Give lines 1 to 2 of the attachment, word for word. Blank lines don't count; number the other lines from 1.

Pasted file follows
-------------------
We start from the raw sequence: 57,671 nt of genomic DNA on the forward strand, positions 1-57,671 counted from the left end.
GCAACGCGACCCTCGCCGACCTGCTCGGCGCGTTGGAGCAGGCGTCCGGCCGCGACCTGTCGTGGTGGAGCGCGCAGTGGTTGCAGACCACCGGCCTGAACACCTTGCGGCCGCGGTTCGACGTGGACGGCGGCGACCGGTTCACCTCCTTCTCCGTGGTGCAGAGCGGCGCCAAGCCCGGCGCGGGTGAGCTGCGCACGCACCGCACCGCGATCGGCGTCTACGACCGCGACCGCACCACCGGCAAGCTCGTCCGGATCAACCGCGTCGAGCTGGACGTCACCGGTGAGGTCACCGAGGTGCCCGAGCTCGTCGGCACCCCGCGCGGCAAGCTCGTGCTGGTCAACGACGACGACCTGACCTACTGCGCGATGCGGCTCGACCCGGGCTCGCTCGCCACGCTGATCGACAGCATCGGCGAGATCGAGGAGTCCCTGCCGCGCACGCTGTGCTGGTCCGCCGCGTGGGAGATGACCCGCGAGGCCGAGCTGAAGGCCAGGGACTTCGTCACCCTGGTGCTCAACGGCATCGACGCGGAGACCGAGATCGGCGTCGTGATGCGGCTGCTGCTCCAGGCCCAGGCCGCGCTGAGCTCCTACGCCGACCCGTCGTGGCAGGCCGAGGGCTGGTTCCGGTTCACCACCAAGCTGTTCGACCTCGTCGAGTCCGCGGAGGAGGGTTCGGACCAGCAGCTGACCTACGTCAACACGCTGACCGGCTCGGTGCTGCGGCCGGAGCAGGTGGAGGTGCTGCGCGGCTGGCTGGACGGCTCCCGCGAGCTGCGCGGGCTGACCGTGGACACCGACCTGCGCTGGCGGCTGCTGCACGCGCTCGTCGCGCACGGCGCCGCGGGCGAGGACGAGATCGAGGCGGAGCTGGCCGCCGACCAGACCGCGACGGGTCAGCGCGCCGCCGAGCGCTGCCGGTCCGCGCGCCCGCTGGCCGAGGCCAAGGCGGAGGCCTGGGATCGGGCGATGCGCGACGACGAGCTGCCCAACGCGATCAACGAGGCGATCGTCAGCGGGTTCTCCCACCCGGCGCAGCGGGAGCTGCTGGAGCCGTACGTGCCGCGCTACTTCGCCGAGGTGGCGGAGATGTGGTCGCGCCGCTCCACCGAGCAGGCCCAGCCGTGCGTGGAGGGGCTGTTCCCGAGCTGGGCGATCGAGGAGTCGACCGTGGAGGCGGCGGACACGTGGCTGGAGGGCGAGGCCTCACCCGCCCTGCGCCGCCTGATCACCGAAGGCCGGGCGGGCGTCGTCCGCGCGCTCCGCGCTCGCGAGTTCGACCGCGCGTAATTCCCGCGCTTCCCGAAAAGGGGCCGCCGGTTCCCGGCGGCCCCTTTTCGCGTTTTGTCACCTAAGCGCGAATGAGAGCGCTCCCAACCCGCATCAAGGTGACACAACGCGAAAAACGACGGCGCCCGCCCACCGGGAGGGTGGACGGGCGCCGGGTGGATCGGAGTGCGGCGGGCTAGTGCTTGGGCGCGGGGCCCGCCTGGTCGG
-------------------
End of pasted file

We start from the raw sequence: 57,671 nt of genomic DNA on the forward strand, positions 1-57,671 counted from the left end.
GCAACGCGACCCTCGCCGACCTGCTCGGCGCGTTGGAGCAGGCGTCCGGCCGCGACCTGTCGTGGTGGAGCGCGCAGTGGTTGCAGACCACCGGCCTGAACACCTTGCGGCCGCGGTTCGACGTGGACGGCGGCGACCGGTTCACCTCCTTCTCCGTGGTGCAGAGCGGCGCCAAGCCCGGCGCGGGTGAGCTGCGCACGCACCGCACCGCGATCGGCGTCTACGACCGCGACCGCACCACCGGCAAGCTCGTCCGGATCAACCGCGTCGAGCTGGACGTCACCGGTGAGGTCACCGAGGTGCCCGAGCTCGTCGGCACCCCGCGCGGCAAGCTCGTGCTGGTCAACGACGACGACCTGACCTACTGCGCGATGCGGCTCGACCCGGGCTCGCTCGCCACGCTGATCGACAGCATCGGCGAGATCGAGGAGTCCCTGCCGCGCACGCTGTGCTGGTCCGCCGCGTGGGAGATGACCCGCGAGGCCGAGCTGAAGGCCAGGGACTTCGTCACCCTGGTGCTCAACGGCATCGACGCGGAGACCGAGATCGGCGTCGTGATGCGGCTGCTGCTCCAGGCCCAGGCCGCGCTGAGCTCCTACGCCGACCCGTCGTGGCAGGCCGAGGGCTGGTTCCGGTTCACCACCAAGCTGTTCGACCTCGTCGAGTCCGCGGAGGAGGGTTCGGACCAGCAGCTGACCTACGTCAACACGCTGACCGGCTCGGTGCTGCGGCCGGAGCAGGTGGAGGTGCTGCGCGGCTGGCTGGACGGCTCCCGCGAGCTGCGCGGGCTGACCGTGGACACCGACCTGCGCTGGCGGCTGCTGCACGCGCTCGTCGCGCACGGCGCCGCGGGCGAGGACGAGATCGAGGCGGAGCTGGCCGCCGACCAGACCGCGACGGGTCAGCGCGCCGCCGAGCGCTGCCGGTCCGCGCGCCCGCTGGCCGAGGCCAAGGCGGAGGCCTGGGATCGGGCGATGCGCGACGACGAGCTGCCCAACGCGATCAACGAGGCGATCGTCAGCGGGTTCTCCCACCCGGCGCAGCGGGAGCTGCTGGAGCCGTACGTGCCGCGCTACTTCGCCGAGGTGGCGGAGATGTGGTCGCGCCGCTCCACCGAGCAGGCCCAGCCGTGCGTGGAGGGGCTGTTCCCGAGCTGGGCGATCGAGGAGTCGACCGTGGAGGCGGCGGACACGTGGCTGGAGGGCGAGGCCTCACCCGCCCTGCGCCGCCTGATCACCGAAGGCCGGGCGGGCGTCGTCCGCGCGCTCCGCGCTCGCGAGTTCGACCGCGCGTAATTCCCGCGCTTCCCGAAAAGGGGCCGCCGGTTCCCGGCGGCCCCTTTTCGCGTTTTGTCACCTAAGCGCGAATGAGAGCGCTCCCAACCCGCATCAAGGTGACACAACGCGAAAAACGACGGCGCCCGCCCACCGGGAGGGTGGACGGGCGCCGGGTGGATCGGAGTGCGGCGGGCTAGTGCTTGGGCGCGGGGCCCGCCTGGTCGG